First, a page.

Winter is approaching, which means it’s time to prepare for cold and flu season. Time to slow down, take a breath, rest, and nourish our bodies with natural and organic foods, teas, and natural remedies that help stave off sickness.
Elderberry (Sambucus Nigra) syrup is one tried-and-true way to help support the immune system during the winter months. Elderberries are naturally high in immune-boosting compounds that are known to help relieve cold and flu symptoms and shorten the duration of illnesses. Elderberries contain vitamins A, B, and C and are known to offer great healing benefits for the body.
There are certainly times when conventional medicine and doctor visits may be necessary, but there is very little modern medicine can do for the common cold. Elderberry syrup is a tasty way to strengthen the immune system and help the body stay healthy during the cold season.
Some Potential Benefits of Taking Elderberry:
- Fights Cold & Flu symptoms: elderberry may not always prevent a cold or the flu, but it can shorten the duration of symptoms by three to four days and lessons severity if taken within the first 24 hours.
- Promotes Mental Health: Elderberry extract has been shown to act as a natural antidepressant.
- Supports Skin Health: Elderberries support skin health due to the Anthocyanin content, which is what gives the berries their brilliant color. Anthocyanin is believed to combat the effects of aging, improving the external appearance of skin tone. Elderberry is a great source of vitamins A & C which also help promote healthy skin.
- Reduces Inflammation: Elderberry Anthocyanin and vitamins A and C content are beneficial for inflammation concerns. Since inflammation is known to be the root of many chronic diseases, elderberry could be potentially helpful in the fight against such conditions as cancer, diabetes, and heart disease.
Questions and Concerns about Elderberry:
- Fresh or dry berries? You can use fresh or dry, but dry berries are most often used because they are easy to source year round.
** Regardless of which form you use, make sure the berries are thoroughly cooked. You DO NOT want to eat raw berries. Raw berries can cause vomiting, diarrhea, and other unpleasant symptoms, so be sure to cook them before eating.
- What is the shelf life? Syrups that are stable without refrigeration for a long period of time without spoiling require a combination recipe of alcohol and sugar. Something must be added to discourage bacteria and mold. The family-friendly recipe below does not include alcohol, and will need to be stored in the refrigerator.
- Should I use a specific type of water for making syrup? If you want a high quality syrup, distilled water, spring water, or purified water is best. Remember to always choose the best ingredients available for optimum health!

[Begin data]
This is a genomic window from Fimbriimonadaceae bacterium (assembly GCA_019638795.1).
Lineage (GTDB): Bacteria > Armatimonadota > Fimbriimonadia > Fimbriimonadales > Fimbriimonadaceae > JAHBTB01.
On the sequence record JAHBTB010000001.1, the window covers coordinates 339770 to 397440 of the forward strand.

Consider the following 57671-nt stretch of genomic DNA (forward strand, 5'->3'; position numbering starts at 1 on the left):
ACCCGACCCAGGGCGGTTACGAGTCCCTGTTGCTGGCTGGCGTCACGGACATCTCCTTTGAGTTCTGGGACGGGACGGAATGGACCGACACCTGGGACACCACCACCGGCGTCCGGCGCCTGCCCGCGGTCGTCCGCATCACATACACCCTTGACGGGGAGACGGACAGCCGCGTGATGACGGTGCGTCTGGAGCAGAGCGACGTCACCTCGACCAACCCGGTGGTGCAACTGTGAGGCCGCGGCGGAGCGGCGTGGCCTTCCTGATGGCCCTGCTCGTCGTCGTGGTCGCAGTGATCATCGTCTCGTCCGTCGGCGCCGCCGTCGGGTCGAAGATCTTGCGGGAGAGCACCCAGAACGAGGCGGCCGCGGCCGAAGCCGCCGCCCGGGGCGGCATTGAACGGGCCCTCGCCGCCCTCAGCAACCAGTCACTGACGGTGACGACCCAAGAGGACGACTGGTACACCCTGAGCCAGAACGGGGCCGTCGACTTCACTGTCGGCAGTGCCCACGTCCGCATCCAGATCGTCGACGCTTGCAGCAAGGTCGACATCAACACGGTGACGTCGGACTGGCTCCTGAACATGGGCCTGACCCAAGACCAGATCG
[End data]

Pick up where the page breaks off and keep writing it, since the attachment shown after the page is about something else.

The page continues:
- What type of container is best for preparing the syrup? Be sure to use a non-reactive pot, ceramic, or glass to prepare the syrup. Non-stick coatings can off-gas and release toxic matter, best to not use them. Be aware elderberry juice can stain.
- Can I add other ingredients? There is not just one way to make a good syrup. Everyone likes to tweak a recipe for their specific tastes. Be creative! You can add cardamom, cinnamon, cloves, ginger, vanilla and lots of other yummy herbs and spices. How about rosehips for extra vitamin C?
- Is elderberry syrup safe for babies? This recipe uses honey and is therefore not safe for children under 1 year of age, due to the risk of infantile botulism. You can substitute the honey with sugar or maple syrup for a baby-safe recipe.
Fifth Season Gardening has lots of supplies to help you get started with winter preparations. We have a good selection of Ball jars, fermenting bottles, swing cap bottles, stainless funnels, cheesecloth, crocks, fermenting supplies and lots more. Come check out our great selection!
Recipe For Elderberry Syrup
Makes about 3 cups of syrup
Active Time: 1 hour
- 2 cups dried organic elderberries
- 2-3 tsp. organic ginger root
- 1 organic cinnamon stick
- This is where you can add other spices, flavors
- 1 cup raw, local honey (organic maple syrup or agave for a vegan/infant-friendly recipe); double the amount of sweetener to increase shelf life
- 4 cups cold water (distilled, purified, or spring water works best)
- *optional- 1 cup vodka or brandy ( to increase shelf life)
- Combine berries and herbs with cold water in pot and bring to a boil
- Reduce heat and allow herbs to simmer 30 to 40 minutes
- Remove from heat and let steep 1 hour
- Strain berries and herbs into a bowl using cheesecloth or un-dyed cotton muslin bag (a fine sieve would also work), squeeze out liquid
- Once liquid has cooled to room temperature, add honey and stir
- If using vodka or brandy, add and stir until combined.
- Bottle in sterilized glass. Refrigerate if not using alcohol.
- be careful when squeezing the cheesecloth, the berries could still be hot
- if syrup still tastes somewhat bitter, add some maple syrup (or sugar if that’s your thing) until you reach desired sweetness.
- having everything in place before you begin makes the process move quickly and smoothly
- use glass and stainless kitchen tools if possible, as elderberry juice can stain
Dosage: For adults and children over the age of one, 1-2 teaspoons right out of the fridge, every day during the cold and flu season.
*ask your physician if you have any concerns regarding the use of elderberry syrup
Mats Wolff says
I like how you mentioned some of the potential benefits of taking elderberry. I’ve been wanting to improve my overall health. I’ll need to look into taking elderberry to help me with my immune system. I need to check if this would be a good option for me, since elderberry has a lot of health benefits.